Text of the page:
Every now and then it can be useful to track how a program or process is accessing the hard drive. There are times when troubleshooting when you may want to track what files get changed when application settings are adjusted, or which files are accessed when you load a particular feature. Apple provides the Activity Monitor utility that will show you the overall input and output rates of the hard drive, but this overview does not specify the files that are being accessed.
While there are numerous ways to monitor hard-drive activity and usage in OS X, I've found that the following three options seem to work very well for identifying specific files that are updated by program activity.
Oddly enough, the Finder or another filesystem browser can be exceptionally useful in isolating files that are updated by programs. When a file is edited its modification date will change, so if you suspect a particular file holds a specific system setting then you can go to that folder in the Finder and sort items in list view by their creation dates.
After doing this, keep the Finder window open and monitor the creation date values when toggling your setting of interest. If a file in the present folder is altered by the settings, then you should see it go to the top of the list and be updated to reflect the new creation date. Sometimes when doing this it helps to wait at least a minute between invoking setting changes so you can clearly see a time change in the file's modification date (the Finder by default only shows date changes to the nearest minute).
While the Finder is a useful tool, it is fairly limited in that it will only show you when a file has been changed and not when it's accessed, and it will also only do so for the files in a single directory. You can sometimes get creative and lucky by using smart searches and other Finder features to expand these limitations, but overall it is still a rather crude approach.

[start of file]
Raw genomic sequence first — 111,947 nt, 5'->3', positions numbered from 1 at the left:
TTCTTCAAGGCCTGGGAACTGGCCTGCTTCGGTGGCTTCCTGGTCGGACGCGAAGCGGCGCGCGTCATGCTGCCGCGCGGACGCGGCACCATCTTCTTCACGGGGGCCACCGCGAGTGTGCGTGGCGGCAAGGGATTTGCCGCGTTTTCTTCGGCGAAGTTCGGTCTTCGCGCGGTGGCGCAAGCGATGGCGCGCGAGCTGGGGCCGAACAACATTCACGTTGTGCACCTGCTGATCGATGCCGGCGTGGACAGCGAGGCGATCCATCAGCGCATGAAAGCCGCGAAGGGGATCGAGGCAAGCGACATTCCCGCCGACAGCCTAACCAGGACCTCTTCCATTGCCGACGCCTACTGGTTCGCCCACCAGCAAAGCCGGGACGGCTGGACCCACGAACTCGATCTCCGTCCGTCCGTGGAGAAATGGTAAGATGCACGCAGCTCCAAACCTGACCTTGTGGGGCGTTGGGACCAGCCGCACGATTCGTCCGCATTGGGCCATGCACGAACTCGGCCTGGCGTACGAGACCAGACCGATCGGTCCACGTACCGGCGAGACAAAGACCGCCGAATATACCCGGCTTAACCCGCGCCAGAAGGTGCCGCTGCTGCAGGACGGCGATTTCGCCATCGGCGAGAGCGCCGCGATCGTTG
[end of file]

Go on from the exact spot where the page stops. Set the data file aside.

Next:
Instead of using the Finder, a few third-party applications are available that can really help determine when files are being accessed. The one I use the most, called Fseventer, builds a graphical filesystem tree of the files and folders that have been accessed after a given point in time. The utility is fast and shows all filesystem events, including those in hidden files and even temporary files.
To use the utility, just open it and then go to the application or setting you wish to test. Click the Play/Go button at the top of Fseventer's window and the program will start monitoring filesystem events. Then perform the action you are interested in and watch the Fseventer window to see what files are accessed. After this, to prevent Fseventer from showing activity from other processes, go back and click the Play/Go button again.
While Fseventer is an exceptionally useful program, it does rather blindly target all filesystem events, so if in the middle of your monitoring session the system performs a MobileMe synchronization or other similar action then you may see the window fill up with events that are not associated with the events you are monitoring. Therefore it may be useful to repeat monitoring sessions several times with Fseventer to confirm that the files being accessed are correct.
Finally, in addition to the Finder and Fseventer, you can use the Terminal command "fs_usage" to show filesystem events. This uses the same underlying technology as Fseventer, but can be used to isolate the filesystem events that were invoked by a certain process name or id. To use the fs_usage command, you will need to do the following:
Open the Terminal utility
Type the following into the Terminal:
Optionally type an additional space followed by the name of the application you are monitoring. In the case of iCal, for example, the command would look like the following:
sudo fs_usage iCal
After the command is typed, press Enter and supply your password (this must be done from an Admin account) and the command will output to the Terminal window each time the program performs a filesystem access operation. This is a basic use of the command, but if you read the manual page for the command you can supply flags and options to further specify the type of events the command will monitor. When you want to quit the process in the Terminal window, just press Control-C.